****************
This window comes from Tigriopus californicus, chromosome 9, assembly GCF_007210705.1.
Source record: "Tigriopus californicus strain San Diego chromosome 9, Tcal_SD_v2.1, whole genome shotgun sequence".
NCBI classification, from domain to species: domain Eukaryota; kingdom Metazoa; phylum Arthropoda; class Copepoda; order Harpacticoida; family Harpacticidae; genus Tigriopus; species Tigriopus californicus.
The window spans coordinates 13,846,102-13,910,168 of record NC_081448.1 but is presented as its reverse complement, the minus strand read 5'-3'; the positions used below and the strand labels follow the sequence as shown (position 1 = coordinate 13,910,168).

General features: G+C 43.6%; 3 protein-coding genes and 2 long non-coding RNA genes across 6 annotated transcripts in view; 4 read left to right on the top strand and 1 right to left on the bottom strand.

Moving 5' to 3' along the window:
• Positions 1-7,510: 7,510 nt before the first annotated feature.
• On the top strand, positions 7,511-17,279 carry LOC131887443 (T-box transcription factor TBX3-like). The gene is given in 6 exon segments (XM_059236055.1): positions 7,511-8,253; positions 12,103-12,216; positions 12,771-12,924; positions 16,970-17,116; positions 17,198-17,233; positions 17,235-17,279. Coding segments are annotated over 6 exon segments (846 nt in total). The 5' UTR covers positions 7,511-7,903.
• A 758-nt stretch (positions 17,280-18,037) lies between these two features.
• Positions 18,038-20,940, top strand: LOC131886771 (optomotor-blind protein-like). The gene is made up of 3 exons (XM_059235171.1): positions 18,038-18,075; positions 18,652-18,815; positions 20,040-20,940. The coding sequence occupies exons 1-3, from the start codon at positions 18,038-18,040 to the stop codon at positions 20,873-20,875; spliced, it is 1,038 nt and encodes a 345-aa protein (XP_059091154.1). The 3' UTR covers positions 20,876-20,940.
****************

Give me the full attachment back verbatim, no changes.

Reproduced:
This window comes from Tigriopus californicus, chromosome 9, assembly GCF_007210705.1.
Source record: "Tigriopus californicus strain San Diego chromosome 9, Tcal_SD_v2.1, whole genome shotgun sequence".
NCBI classification, from domain to species: domain Eukaryota; kingdom Metazoa; phylum Arthropoda; class Copepoda; order Harpacticoida; family Harpacticidae; genus Tigriopus; species Tigriopus californicus.
The window spans coordinates 13,846,102-13,910,168 of record NC_081448.1 but is presented as its reverse complement, the minus strand read 5'-3'; the positions used below and the strand labels follow the sequence as shown (position 1 = coordinate 13,910,168).

General features: G+C 43.6%; 3 protein-coding genes and 2 long non-coding RNA genes across 6 annotated transcripts in view; 4 read left to right on the top strand and 1 right to left on the bottom strand.

Moving 5' to 3' along the window:
• Positions 1-7,510: 7,510 nt before the first annotated feature.
• On the top strand, positions 7,511-17,279 carry LOC131887443 (T-box transcription factor TBX3-like). The gene is given in 6 exon segments (XM_059236055.1): positions 7,511-8,253; positions 12,103-12,216; positions 12,771-12,924; positions 16,970-17,116; positions 17,198-17,233; positions 17,235-17,279. Coding segments are annotated over 6 exon segments (846 nt in total). The 5' UTR covers positions 7,511-7,903.
• A 758-nt stretch (positions 17,280-18,037) lies between these two features.
• Positions 18,038-20,940, top strand: LOC131886771 (optomotor-blind protein-like). The gene is made up of 3 exons (XM_059235171.1): positions 18,038-18,075; positions 18,652-18,815; positions 20,040-20,940. The coding sequence occupies exons 1-3, from the start codon at positions 18,038-18,040 to the stop codon at positions 20,873-20,875; spliced, it is 1,038 nt and encodes a 345-aa protein (XP_059091154.1). The 3' UTR covers positions 20,876-20,940.